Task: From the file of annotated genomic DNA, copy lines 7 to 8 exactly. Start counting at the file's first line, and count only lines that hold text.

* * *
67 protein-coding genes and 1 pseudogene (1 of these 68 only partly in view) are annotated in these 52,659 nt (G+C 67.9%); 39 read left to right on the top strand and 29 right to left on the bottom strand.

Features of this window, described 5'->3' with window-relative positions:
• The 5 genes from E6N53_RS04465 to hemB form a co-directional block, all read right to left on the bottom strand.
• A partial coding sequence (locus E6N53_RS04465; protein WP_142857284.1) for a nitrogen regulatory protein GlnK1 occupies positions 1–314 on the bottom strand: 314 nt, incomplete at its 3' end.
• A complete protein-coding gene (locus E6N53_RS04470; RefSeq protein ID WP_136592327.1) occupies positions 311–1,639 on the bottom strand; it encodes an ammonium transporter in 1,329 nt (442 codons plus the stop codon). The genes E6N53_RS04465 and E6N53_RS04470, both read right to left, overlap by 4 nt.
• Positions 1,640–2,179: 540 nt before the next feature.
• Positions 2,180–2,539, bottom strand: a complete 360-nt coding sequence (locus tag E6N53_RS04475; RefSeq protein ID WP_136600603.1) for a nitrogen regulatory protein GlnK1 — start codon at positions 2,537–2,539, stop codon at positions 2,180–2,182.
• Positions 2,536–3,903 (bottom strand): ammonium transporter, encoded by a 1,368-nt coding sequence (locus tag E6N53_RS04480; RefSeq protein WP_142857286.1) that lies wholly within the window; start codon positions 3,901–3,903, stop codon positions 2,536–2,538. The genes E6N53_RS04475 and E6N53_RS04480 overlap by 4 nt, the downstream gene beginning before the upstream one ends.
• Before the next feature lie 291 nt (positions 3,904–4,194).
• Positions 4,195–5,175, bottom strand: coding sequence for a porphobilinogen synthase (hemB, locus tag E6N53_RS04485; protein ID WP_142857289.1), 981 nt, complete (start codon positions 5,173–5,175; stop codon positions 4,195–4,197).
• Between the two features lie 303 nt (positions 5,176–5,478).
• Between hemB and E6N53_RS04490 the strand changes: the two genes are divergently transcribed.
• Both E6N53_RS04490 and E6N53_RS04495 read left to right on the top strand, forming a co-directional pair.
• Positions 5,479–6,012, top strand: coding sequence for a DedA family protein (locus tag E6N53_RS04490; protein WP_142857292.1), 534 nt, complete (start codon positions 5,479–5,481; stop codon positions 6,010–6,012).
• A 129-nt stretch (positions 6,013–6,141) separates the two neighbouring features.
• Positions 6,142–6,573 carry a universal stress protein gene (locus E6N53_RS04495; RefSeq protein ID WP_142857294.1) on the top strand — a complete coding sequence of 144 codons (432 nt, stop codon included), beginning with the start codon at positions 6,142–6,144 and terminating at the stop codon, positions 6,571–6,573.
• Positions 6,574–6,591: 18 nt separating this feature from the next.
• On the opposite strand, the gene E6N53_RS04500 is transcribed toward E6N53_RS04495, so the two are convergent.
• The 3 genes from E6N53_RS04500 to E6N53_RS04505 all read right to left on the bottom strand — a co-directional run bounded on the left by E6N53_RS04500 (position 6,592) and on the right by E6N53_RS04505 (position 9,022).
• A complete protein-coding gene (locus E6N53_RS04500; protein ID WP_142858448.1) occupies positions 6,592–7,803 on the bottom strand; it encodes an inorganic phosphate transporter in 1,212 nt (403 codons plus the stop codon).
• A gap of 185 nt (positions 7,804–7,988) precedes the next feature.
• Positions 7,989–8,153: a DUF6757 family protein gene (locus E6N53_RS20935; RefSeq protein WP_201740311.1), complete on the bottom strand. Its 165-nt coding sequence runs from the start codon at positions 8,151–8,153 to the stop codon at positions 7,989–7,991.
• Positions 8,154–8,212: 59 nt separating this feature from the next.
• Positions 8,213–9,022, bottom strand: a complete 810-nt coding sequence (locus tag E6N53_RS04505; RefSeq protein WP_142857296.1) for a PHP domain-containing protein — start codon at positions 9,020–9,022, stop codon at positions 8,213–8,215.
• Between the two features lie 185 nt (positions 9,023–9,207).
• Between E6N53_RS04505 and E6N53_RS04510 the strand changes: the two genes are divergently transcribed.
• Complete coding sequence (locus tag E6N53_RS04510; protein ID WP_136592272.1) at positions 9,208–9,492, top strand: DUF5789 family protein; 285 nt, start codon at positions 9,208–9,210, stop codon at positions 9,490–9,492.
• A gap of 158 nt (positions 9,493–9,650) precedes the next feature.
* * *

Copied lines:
• Positions 2,180–2,539, bottom strand: a complete 360-nt coding sequence (locus tag E6N53_RS04475; RefSeq protein ID WP_136600603.1) for a nitrogen regulatory protein GlnK1 — start codon at positions 2,537–2,539, stop codon at positions 2,180–2,182.
• Positions 2,536–3,903 (bottom strand): ammonium transporter, encoded by a 1,368-nt coding sequence (locus tag E6N53_RS04480; RefSeq protein WP_142857286.1) that lies wholly within the window; start codon positions 3,901–3,903, stop codon positions 2,536–2,538. The genes E6N53_RS04475 and E6N53_RS04480 overlap by 4 nt, the downstream gene beginning before the upstream one ends.